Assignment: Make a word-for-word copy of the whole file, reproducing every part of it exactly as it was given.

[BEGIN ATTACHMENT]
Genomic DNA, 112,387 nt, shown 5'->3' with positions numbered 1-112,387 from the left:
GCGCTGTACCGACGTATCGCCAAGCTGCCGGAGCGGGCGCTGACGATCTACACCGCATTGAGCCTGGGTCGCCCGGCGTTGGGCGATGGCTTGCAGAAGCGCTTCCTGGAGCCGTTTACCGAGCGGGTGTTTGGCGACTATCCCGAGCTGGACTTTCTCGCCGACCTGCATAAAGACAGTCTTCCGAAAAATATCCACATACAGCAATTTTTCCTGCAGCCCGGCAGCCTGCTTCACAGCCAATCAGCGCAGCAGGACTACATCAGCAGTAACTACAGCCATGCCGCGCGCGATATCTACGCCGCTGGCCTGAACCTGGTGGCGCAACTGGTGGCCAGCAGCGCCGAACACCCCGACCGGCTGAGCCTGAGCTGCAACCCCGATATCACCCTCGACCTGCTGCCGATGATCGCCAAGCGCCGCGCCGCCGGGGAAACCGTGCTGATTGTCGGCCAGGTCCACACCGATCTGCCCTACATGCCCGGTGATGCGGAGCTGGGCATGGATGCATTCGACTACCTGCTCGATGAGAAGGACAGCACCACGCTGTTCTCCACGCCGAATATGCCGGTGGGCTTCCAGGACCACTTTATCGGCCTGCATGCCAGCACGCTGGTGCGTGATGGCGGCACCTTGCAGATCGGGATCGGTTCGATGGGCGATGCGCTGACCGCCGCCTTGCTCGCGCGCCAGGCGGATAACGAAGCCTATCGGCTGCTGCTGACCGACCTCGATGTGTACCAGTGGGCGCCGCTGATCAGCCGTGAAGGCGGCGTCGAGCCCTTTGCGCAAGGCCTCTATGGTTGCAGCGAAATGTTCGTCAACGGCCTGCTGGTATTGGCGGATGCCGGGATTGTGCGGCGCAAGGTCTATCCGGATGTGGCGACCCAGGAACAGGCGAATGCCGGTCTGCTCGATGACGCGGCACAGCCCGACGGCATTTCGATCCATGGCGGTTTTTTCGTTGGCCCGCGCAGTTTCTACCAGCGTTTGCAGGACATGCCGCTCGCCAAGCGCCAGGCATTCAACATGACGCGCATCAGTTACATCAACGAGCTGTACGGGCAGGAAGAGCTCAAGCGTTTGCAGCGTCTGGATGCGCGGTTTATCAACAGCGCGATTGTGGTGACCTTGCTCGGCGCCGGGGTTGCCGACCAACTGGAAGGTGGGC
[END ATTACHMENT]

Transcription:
Genomic DNA, 112,387 nt, shown 5'->3' with positions numbered 1-112,387 from the left:
GCGCTGTACCGACGTATCGCCAAGCTGCCGGAGCGGGCGCTGACGATCTACACCGCATTGAGCCTGGGTCGCCCGGCGTTGGGCGATGGCTTGCAGAAGCGCTTCCTGGAGCCGTTTACCGAGCGGGTGTTTGGCGACTATCCCGAGCTGGACTTTCTCGCCGACCTGCATAAAGACAGTCTTCCGAAAAATATCCACATACAGCAATTTTTCCTGCAGCCCGGCAGCCTGCTTCACAGCCAATCAGCGCAGCAGGACTACATCAGCAGTAACTACAGCCATGCCGCGCGCGATATCTACGCCGCTGGCCTGAACCTGGTGGCGCAACTGGTGGCCAGCAGCGCCGAACACCCCGACCGGCTGAGCCTGAGCTGCAACCCCGATATCACCCTCGACCTGCTGCCGATGATCGCCAAGCGCCGCGCCGCCGGGGAAACCGTGCTGATTGTCGGCCAGGTCCACACCGATCTGCCCTACATGCCCGGTGATGCGGAGCTGGGCATGGATGCATTCGACTACCTGCTCGATGAGAAGGACAGCACCACGCTGTTCTCCACGCCGAATATGCCGGTGGGCTTCCAGGACCACTTTATCGGCCTGCATGCCAGCACGCTGGTGCGTGATGGCGGCACCTTGCAGATCGGGATCGGTTCGATGGGCGATGCGCTGACCGCCGCCTTGCTCGCGCGCCAGGCGGATAACGAAGCCTATCGGCTGCTGCTGACCGACCTCGATGTGTACCAGTGGGCGCCGCTGATCAGCCGTGAAGGCGGCGTCGAGCCCTTTGCGCAAGGCCTCTATGGTTGCAGCGAAATGTTCGTCAACGGCCTGCTGGTATTGGCGGATGCCGGGATTGTGCGGCGCAAGGTCTATCCGGATGTGGCGACCCAGGAACAGGCGAATGCCGGTCTGCTCGATGACGCGGCACAGCCCGACGGCATTTCGATCCATGGCGGTTTTTTCGTTGGCCCGCGCAGTTTCTACCAGCGTTTGCAGGACATGCCGCTCGCCAAGCGCCAGGCATTCAACATGACGCGCATCAGTTACATCAACGAGCTGTACGGGCAGGAAGAGCTCAAGCGTTTGCAGCGTCTGGATGCGCGGTTTATCAACAGCGCGATTGTGGTGACCTTGCTCGGCGCCGGGGTTGCCGACCAACTGGAAGGTGGGC